Local students build EcoCar
Fuel-cell car features biomaterials, "flux-capacitor"
By: Kevin Ma
| Posted: Wednesday, Mar 06, 2013 06:00 am
A University of Alberta team has unveiled a new car it hopes will show the world that zero-emission transportation is possible.
About 20 members of the U of A’s EcoCar team unveiled their latest zero-emissions electric car Thursday Feb. 28. The car, which is made from biomaterials and powered by hydrogen, will be entered in the international Shell Eco-marathon this April.
The team formed about three years ago when students realized there weren’t many chances for them to work on innovative, sustainable technologies, says Matthew Sponiar, project manager and founding member.
They built their first zero-emission car in 2012 and won second place in the fuel cell category at that year’s Shell Eco-marathon – a race that challenges high-school and post-secondary teams to make the most energy-efficient vehicles possible.
Transportation accounts for about 32 per cent of St. Albert’s greenhouse gas emissions, the City of St. Albert reports, and researchers say we must reduce emissions from transportation to stave off dangerous climate change.
The EcoCar team aims to make zero-emission vehicles, Sponiar says, meaning cars that produce zero greenhouse gas emissions while in operation.
The team’s latest car – its second – meets this goal by using hydrogen fuel cells instead of a gasoline motor. Hydrogen can be produced through electrolysis and run through a membrane system to produce electricity, Sponiar says. If you get the electricity to make the hydrogen from a renewable source, you get zero-emissions fuel for your car.
Hydrogen has a bad rap on account of the Hindenburg disaster, Sponiar says, but it could help commercialize electric vehicles. “Range anxiety is a huge thing that prevents consumers from buying them right now,” he says. Hydrogen-powered cars can go up to 700 kilometres on a single tank, he notes, and refuel much faster than battery-powered ones.
They’ve also used biomaterials in the car’s body to further shrink its carbon footprint, Sponiar says. The top half is made of a Kevlar-cellulose mix, he notes, while the bottom is made from flax and hemp. Flax, hemp and cellulose produce little to no net greenhouse emissions when grown.
“The real nice thing about this stuff is that it’s lightweight,” Sponiar continues. The car’s body is a svelte 20 pounds, which, when combined with a carbon-fibre undercarriage, makes the whole vehicle weigh about 280 – about one-tenth the weight of a 2013 Volkswagen Beetle. Less weight means more fuel efficiency, which should help the team in the Eco-marathon.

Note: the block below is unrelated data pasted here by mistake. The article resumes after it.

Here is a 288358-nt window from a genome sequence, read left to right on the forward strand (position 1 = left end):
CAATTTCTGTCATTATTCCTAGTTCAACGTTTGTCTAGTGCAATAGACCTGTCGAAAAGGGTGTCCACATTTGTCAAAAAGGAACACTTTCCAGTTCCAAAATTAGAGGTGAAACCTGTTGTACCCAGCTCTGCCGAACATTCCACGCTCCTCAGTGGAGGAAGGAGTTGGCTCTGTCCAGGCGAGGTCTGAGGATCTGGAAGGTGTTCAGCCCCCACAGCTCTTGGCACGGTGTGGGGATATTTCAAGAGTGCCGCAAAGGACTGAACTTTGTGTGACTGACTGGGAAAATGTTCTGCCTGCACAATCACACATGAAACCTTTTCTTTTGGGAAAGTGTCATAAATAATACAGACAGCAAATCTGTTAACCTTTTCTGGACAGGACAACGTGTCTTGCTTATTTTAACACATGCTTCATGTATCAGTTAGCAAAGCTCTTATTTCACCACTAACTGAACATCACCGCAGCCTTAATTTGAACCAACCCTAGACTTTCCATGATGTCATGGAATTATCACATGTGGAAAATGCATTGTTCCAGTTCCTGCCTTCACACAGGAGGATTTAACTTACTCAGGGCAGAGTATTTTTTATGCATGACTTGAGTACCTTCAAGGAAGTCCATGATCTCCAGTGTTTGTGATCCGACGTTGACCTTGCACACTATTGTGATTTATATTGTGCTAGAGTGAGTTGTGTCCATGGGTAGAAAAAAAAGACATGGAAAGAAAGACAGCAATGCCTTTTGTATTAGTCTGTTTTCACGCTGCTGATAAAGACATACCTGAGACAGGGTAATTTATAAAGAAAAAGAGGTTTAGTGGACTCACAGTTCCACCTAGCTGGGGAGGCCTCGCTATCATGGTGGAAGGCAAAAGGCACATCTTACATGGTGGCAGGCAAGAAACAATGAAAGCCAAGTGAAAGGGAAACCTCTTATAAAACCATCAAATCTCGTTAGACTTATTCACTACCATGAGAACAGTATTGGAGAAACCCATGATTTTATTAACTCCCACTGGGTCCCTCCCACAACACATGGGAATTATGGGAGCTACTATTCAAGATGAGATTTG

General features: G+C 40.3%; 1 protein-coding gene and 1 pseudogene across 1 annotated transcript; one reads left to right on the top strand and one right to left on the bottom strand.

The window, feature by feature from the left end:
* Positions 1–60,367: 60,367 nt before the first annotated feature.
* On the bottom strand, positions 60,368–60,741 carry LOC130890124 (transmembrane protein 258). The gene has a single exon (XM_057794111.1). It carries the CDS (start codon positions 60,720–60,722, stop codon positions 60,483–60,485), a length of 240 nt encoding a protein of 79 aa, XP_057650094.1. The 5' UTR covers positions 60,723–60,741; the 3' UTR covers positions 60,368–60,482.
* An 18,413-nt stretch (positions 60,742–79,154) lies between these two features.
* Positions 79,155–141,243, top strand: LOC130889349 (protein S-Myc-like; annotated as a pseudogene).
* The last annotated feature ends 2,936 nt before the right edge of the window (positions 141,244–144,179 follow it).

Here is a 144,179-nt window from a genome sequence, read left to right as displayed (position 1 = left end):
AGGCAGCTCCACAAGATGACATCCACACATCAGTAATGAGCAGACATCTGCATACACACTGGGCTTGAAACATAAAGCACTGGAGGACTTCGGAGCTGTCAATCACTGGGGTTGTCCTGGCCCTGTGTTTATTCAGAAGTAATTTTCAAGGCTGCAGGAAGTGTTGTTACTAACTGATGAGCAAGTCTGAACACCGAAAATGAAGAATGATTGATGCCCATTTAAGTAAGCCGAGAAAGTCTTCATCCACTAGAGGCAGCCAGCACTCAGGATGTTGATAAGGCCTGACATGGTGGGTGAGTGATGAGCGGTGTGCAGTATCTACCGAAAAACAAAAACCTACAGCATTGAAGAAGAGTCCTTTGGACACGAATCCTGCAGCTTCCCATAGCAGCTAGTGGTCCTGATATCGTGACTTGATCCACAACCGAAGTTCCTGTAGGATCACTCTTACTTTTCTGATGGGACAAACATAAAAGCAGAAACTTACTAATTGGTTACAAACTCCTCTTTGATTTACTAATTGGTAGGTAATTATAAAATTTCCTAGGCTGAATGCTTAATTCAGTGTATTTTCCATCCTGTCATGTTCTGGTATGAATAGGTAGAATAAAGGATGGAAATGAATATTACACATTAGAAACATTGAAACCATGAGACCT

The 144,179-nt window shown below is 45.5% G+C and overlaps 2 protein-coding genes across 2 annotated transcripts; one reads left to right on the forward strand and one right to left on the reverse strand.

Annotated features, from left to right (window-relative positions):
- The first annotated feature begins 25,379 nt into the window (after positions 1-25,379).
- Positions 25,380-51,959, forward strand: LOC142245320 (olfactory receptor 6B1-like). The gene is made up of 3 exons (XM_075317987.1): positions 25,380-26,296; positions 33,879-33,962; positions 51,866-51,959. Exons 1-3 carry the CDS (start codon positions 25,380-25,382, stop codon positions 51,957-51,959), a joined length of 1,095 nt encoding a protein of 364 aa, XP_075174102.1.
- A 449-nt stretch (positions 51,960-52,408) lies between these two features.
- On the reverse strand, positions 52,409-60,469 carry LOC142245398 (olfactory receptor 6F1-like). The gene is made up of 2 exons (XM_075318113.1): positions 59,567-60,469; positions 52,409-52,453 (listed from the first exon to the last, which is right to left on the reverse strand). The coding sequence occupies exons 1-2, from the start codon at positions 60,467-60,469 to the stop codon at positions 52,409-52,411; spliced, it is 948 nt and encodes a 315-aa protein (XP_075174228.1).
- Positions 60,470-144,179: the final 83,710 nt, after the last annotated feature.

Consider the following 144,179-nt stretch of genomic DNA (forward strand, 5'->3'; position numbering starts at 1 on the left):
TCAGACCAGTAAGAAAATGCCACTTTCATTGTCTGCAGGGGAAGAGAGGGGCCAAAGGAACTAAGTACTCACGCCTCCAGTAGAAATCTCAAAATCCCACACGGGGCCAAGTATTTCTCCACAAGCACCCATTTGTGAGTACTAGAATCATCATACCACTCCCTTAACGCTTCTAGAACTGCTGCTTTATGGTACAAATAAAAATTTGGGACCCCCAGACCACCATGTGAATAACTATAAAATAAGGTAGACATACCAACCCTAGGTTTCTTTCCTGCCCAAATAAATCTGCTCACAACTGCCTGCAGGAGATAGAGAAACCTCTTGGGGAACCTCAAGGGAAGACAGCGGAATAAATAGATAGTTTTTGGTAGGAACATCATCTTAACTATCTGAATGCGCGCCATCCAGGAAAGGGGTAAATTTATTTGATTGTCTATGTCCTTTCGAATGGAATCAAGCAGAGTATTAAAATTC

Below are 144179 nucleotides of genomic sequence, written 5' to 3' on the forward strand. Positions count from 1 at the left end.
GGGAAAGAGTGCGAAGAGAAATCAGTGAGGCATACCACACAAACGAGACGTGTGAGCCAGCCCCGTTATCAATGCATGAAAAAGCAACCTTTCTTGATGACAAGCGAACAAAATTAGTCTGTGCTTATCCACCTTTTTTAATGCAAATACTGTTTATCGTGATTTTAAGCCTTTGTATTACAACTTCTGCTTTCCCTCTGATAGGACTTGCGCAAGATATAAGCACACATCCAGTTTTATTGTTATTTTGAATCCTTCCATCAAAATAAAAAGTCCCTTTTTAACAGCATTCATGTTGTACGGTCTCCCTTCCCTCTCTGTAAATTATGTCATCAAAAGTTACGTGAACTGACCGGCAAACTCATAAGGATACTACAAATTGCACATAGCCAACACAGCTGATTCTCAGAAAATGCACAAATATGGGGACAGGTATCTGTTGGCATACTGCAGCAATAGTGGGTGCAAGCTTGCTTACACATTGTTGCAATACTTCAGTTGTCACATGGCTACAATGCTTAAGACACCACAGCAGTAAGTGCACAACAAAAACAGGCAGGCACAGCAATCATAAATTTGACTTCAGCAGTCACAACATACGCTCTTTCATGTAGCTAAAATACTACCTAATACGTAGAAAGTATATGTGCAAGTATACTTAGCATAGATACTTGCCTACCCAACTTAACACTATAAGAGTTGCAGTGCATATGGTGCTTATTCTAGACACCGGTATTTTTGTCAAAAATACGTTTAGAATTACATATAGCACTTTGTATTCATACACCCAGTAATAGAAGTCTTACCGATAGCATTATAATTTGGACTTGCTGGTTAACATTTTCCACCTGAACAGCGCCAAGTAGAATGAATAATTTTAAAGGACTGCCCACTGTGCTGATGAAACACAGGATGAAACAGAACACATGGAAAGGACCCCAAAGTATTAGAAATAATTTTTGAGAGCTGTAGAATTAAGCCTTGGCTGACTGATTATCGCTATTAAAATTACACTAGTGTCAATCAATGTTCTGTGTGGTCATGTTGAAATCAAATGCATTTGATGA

The car doesn’t exactly scream off the starting line, says team member Nathan Ryhard, a business student from St. Albert who has driven it. “I raced (the car against) my friend (who was on foot) down the street about 50 metres. I gave him a head start and he won.” It is, however, super-quiet in operation.
The car’s meant for an endurance race, Sponiar says, so there’s no point in making it wicked fast. The team has tricked it out with LED headlights and touch-screen controls, however, and added switches for a “turbo boost,” “ejector seat” and “flux capacitor” to the cockpit. (It doesn’t really have those devices, but it does have cruise control.)
It will also have windshield wipers, says Ryhard, who spent about three months working on them. “We want to build something that’s at least semi-realistic,” he explains, in order to show this technology is roadworthy.
“This isn’t something you’re going to see on the market in the next year or two,” Ryhard continues, as it cost about $80,000 to make, but this car proves that hydrogen could be a viable fuel in the future.
Ryhard says he’s proud that the team has built a working vehicle essentially from scratch. “There’s an incredible sense of satisfaction to driving something that’s not a car you bought, but a car you’ve taken a part in building.”
The team plans to add a silver finish to the car and take it for a test drive later this month, Sponiar says.
The Shell Eco-marathon takes place April 4 through 7 in Houston, Texas.